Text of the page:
The Literary Melodrama Year Of Wonders

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The literary melodrama Year of Wonders (2001), by Geraldine Brooks, is a moving story of a community who quarantines itself in a great act of selflessness. Year of Wonders is a first person account of the plague, is told through the eyes of Anna Frith, a servant of the Monpellion household.
Anna is a woman believed to be around 20 years old, who suffered physical and mental abuse at the hand of her father throughout her childhood. Anna spends the most duration of the novel in the village of Eyam, Derbyshire England, where, during her ‘annus mirabilis’, she steps out of her day to day and assumes responsibility for much of the village.
Year of Wonders has become a favourite of many and is unique in its approach to life and death, inspiring
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However, in doing so, Anna also grows greater than her place in history.
Due to the novel’s reverse chronological order, the reader often draws parallels and fills in the gaps as the novel progresses. An example of this is on page 9, where Anna confides her sentiments to the reader, stating that losing herself, “in someone else’s thoughts is the greatest relief I can find from the burden of my own memories.” This is later built upon in the novel, where the source of her gloomy sentiments are revealed to the reader.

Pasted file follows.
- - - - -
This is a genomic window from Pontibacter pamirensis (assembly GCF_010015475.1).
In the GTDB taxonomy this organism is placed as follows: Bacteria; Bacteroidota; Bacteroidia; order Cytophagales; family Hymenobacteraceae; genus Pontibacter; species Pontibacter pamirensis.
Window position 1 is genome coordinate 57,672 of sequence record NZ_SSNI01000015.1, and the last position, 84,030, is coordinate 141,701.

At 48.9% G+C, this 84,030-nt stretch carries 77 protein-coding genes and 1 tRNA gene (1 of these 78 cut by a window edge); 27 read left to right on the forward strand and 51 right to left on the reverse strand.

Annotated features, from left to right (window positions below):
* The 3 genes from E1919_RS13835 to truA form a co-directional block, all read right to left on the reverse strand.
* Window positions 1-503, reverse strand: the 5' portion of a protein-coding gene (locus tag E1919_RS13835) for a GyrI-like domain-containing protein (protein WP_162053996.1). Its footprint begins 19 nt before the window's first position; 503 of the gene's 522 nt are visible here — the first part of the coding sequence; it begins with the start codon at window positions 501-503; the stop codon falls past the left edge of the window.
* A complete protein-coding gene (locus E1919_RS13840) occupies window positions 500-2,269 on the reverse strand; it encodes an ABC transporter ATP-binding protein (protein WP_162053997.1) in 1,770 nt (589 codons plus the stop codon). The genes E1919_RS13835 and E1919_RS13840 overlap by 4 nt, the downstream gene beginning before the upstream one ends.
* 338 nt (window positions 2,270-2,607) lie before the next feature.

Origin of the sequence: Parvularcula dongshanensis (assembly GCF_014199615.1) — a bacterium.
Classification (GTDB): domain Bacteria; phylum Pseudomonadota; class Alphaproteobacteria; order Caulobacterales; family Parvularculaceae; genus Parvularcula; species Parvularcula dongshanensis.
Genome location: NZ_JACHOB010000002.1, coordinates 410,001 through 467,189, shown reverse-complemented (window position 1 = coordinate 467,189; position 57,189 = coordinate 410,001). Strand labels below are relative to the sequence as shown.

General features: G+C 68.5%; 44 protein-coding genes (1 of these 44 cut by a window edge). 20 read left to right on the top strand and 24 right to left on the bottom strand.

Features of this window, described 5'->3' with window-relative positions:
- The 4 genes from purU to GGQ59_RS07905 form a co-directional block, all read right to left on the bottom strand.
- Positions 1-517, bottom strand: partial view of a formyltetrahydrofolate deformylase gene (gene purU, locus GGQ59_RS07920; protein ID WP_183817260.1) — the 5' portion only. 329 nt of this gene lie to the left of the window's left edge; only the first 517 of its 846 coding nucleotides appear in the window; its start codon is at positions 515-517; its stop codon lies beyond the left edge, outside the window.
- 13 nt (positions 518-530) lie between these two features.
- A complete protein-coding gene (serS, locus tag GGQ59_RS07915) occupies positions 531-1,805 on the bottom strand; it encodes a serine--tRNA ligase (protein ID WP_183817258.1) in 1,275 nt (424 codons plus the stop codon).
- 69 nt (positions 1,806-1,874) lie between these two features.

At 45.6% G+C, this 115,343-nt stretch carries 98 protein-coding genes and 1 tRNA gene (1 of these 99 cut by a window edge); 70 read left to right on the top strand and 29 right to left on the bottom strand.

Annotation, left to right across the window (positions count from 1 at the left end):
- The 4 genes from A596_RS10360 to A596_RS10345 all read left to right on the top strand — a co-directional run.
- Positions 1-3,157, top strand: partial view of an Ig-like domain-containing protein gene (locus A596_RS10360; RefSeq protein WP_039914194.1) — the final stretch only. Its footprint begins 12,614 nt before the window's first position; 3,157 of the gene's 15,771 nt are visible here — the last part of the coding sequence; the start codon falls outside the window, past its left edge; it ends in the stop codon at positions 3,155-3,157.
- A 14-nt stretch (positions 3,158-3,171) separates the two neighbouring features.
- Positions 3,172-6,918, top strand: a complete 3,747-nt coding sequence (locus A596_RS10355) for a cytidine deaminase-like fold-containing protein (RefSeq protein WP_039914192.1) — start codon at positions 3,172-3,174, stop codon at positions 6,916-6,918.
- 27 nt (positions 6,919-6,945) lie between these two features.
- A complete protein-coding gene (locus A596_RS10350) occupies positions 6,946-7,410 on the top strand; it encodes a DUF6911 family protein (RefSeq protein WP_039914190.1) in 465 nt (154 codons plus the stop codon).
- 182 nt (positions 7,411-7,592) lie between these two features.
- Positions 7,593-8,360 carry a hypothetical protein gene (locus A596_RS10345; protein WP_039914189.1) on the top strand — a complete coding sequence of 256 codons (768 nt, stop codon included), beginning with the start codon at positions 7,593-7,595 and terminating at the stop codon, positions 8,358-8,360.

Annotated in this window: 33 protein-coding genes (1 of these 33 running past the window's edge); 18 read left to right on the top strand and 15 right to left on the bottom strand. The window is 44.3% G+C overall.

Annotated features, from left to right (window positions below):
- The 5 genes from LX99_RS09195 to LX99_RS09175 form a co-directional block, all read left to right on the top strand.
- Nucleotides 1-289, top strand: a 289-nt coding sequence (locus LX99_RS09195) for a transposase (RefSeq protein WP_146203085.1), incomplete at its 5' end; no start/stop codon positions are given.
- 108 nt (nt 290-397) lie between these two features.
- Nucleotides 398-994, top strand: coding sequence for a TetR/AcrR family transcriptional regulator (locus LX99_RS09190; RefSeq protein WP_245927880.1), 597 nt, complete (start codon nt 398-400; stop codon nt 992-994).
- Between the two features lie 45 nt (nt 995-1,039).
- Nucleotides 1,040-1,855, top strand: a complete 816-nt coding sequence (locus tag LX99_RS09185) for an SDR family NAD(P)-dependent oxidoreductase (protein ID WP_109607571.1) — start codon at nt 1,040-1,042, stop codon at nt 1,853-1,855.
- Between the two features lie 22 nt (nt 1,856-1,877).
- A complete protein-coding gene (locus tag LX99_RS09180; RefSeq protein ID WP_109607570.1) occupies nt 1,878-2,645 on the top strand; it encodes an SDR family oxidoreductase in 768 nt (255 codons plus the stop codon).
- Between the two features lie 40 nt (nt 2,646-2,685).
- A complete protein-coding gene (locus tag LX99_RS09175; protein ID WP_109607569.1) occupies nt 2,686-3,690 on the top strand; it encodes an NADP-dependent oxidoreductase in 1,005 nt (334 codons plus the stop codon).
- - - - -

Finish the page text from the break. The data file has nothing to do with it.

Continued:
The novel subtly describes the changes in the hierarchy of society throughout the duration of the plague, symbolising ideas that are later built upon. Brook’s use of symbolism in ‘leaf fall,’ 1666, leaves large gaps which are filled through reader reception theory and a careful articulation of events in the leading up to the final conclusion. These gaps are key in inspiring the audience to be active readers, drawing on individual and personal experience for clarification. However, the result of Brooks telling the story she thinks the audience wants to hear, only achieves the opposite, making the novel an unrealistic and biassed representation of women in 17th century England.

It is the tale of a village who quarantines itself in a great act of self-sacrifice, which still inspires self-reflection in 21st-century audiences.

Brooks tells the tale of the plague through the eyes of an unlikely
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